School facility panel wants action

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From left, Naugatuck Long-term School Facility Planning Committee members Wayne McAllister, Barbara Lewis and Warren Hess discuss changes to borough schools. Eight of the district’s 11 schools are more than 50 years old and will need to be upgraded over the next 10 to 15 years.

NAUGATUCK — Many changes to Naugatuck school facilities were on the table at the initial meeting of the Naugatuck Long-term School Facility Planning Committee on Monday at Naugatuck Town Hall.

The newly formed committee agreed that they must find a way to act on whatever recommendations they made.

In the past, changes to school buildings have been reactionary, according to Mayor Robert Mezzo. For example, temporary portable classrooms have become permanent because no one ever enacted a more permanent plan.

“We were told there was a 10-year shelf life (on the portable classrooms) when we went in. We have exceeded that shelf life,” Charles Marengi said.

“There have been a lot of recommendations as far as specifically building a school, adding on to a school or considering portable classrooms at various schools for almost the past 20 years, but this has never been acted upon,” Mezzo said.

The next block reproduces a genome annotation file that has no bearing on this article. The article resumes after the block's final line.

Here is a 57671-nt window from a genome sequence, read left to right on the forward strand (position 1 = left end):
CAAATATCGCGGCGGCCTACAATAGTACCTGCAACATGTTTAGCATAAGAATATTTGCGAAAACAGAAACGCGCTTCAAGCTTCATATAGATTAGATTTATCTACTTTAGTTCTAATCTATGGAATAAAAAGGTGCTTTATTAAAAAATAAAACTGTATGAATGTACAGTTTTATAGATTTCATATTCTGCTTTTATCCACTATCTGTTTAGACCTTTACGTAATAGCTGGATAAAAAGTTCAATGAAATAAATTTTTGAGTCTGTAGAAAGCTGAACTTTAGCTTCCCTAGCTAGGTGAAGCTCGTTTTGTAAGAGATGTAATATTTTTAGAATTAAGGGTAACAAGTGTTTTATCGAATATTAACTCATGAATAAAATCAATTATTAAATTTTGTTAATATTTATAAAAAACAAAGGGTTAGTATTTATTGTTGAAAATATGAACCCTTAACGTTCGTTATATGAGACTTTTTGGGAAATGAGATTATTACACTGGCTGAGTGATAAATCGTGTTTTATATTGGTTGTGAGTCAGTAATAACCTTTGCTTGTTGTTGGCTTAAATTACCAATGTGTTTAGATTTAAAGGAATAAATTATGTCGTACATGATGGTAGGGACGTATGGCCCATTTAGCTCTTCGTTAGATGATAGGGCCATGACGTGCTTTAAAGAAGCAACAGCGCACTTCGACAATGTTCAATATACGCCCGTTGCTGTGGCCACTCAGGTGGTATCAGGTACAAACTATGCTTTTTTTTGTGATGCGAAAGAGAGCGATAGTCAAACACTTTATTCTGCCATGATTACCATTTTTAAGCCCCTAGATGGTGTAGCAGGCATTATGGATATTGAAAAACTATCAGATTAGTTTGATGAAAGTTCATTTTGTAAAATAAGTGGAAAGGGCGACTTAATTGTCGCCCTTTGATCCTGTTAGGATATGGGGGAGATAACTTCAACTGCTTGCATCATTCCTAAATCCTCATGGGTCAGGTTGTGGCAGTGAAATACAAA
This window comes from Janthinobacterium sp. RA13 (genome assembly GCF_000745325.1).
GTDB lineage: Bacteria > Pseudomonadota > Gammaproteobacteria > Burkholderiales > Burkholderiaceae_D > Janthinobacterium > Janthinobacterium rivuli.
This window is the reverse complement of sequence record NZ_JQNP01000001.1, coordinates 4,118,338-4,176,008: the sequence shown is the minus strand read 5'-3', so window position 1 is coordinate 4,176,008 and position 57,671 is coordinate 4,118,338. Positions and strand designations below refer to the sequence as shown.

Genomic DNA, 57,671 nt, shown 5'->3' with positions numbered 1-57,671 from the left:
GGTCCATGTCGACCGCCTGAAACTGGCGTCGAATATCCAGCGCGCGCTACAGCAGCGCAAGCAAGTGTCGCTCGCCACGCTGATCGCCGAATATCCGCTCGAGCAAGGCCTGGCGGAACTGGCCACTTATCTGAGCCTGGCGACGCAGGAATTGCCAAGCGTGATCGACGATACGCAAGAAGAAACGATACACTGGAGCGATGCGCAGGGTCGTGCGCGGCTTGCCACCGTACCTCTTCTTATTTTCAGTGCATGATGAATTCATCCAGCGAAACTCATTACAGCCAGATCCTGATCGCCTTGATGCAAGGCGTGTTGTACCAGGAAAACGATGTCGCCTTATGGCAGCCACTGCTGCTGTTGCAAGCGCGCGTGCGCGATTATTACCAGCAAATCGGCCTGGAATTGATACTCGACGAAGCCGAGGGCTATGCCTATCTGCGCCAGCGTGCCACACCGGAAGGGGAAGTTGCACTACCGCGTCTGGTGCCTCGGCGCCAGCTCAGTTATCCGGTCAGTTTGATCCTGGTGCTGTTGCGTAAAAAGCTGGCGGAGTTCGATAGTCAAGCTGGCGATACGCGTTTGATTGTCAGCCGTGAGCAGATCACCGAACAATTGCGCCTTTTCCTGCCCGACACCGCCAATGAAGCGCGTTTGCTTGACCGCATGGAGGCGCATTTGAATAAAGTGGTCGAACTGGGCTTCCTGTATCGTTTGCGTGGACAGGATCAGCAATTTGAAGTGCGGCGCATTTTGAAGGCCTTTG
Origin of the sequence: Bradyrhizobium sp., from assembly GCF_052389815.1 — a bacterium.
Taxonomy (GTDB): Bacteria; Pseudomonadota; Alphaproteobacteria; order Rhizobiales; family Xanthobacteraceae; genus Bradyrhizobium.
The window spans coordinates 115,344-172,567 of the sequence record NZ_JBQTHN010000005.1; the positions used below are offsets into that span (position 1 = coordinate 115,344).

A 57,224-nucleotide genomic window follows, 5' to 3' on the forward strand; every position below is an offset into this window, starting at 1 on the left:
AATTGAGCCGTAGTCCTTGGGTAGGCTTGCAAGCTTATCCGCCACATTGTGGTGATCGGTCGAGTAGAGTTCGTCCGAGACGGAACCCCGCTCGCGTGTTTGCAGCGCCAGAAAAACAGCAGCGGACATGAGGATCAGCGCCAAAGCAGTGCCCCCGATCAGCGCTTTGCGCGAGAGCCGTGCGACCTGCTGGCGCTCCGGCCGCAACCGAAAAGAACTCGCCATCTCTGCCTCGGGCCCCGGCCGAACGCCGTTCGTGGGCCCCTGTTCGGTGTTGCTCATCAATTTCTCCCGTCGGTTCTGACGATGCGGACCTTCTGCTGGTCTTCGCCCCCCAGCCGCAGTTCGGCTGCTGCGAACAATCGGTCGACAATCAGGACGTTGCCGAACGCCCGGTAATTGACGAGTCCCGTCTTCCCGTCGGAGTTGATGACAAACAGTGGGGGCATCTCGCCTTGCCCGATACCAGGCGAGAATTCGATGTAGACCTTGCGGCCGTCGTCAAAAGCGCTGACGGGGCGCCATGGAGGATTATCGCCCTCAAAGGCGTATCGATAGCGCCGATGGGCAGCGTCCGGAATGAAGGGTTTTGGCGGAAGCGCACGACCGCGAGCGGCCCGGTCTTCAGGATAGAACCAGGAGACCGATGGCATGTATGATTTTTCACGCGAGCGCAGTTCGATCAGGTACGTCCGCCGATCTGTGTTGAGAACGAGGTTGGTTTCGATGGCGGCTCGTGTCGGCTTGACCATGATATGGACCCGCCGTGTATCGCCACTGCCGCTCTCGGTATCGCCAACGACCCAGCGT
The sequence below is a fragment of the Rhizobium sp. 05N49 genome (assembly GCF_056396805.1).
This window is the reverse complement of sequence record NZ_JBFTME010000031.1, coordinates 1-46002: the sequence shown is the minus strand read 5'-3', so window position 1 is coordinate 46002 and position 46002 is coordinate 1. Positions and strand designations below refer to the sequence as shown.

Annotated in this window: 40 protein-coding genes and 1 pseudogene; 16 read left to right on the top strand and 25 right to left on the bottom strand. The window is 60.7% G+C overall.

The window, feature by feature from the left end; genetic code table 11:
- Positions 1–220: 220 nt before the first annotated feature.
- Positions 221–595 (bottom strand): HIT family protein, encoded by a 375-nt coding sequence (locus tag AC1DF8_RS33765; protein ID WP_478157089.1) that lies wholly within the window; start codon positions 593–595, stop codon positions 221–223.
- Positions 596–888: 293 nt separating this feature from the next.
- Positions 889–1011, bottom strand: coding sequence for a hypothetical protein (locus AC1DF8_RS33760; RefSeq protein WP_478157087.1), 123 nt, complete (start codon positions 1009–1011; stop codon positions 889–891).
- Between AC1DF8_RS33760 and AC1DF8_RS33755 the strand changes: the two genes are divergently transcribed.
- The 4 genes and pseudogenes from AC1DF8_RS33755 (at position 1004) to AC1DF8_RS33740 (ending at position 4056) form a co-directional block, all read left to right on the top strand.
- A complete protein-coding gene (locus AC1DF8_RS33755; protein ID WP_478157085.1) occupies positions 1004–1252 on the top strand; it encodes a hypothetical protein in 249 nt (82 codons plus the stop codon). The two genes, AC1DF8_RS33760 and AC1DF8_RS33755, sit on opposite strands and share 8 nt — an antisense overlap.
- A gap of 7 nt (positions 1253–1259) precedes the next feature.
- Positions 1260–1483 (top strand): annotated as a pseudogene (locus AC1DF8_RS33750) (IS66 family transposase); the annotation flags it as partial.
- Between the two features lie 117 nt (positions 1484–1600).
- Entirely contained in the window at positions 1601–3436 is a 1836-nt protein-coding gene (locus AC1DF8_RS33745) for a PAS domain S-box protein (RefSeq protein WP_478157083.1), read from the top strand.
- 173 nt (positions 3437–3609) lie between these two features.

The purpose of this new committee is to anticipate the future needs of the schools and be able to plan for them financially instead of waiting until the last minute, according to Mezzo.

“Hopefully, a group is not sitting here … 10 years from now reading a statement like that and saying, ‘Boy, we sat on it again,’” said Mezzo, referring to a 1993 report by the New England School Development Council.

Members of the committee discussed possible changes to the current configuration of schools, including making a bigger elementary school to replace some of the smaller ones or clustering schools in a campus style set-up. Members agreed they needed to improve the disparity between qualities of schools within the district. They also discussed how to integrate new technology into the school system.

Eight of the 11 schools in the district are more than 50 years old and will need to be replaced or upgraded over the next 10 to 15 years, according to John Tindall-Gibson.
The committee’s next meeting will be Dec. 6 at 6:30 p.m. at Naugatuck Town Hall and is open to the public.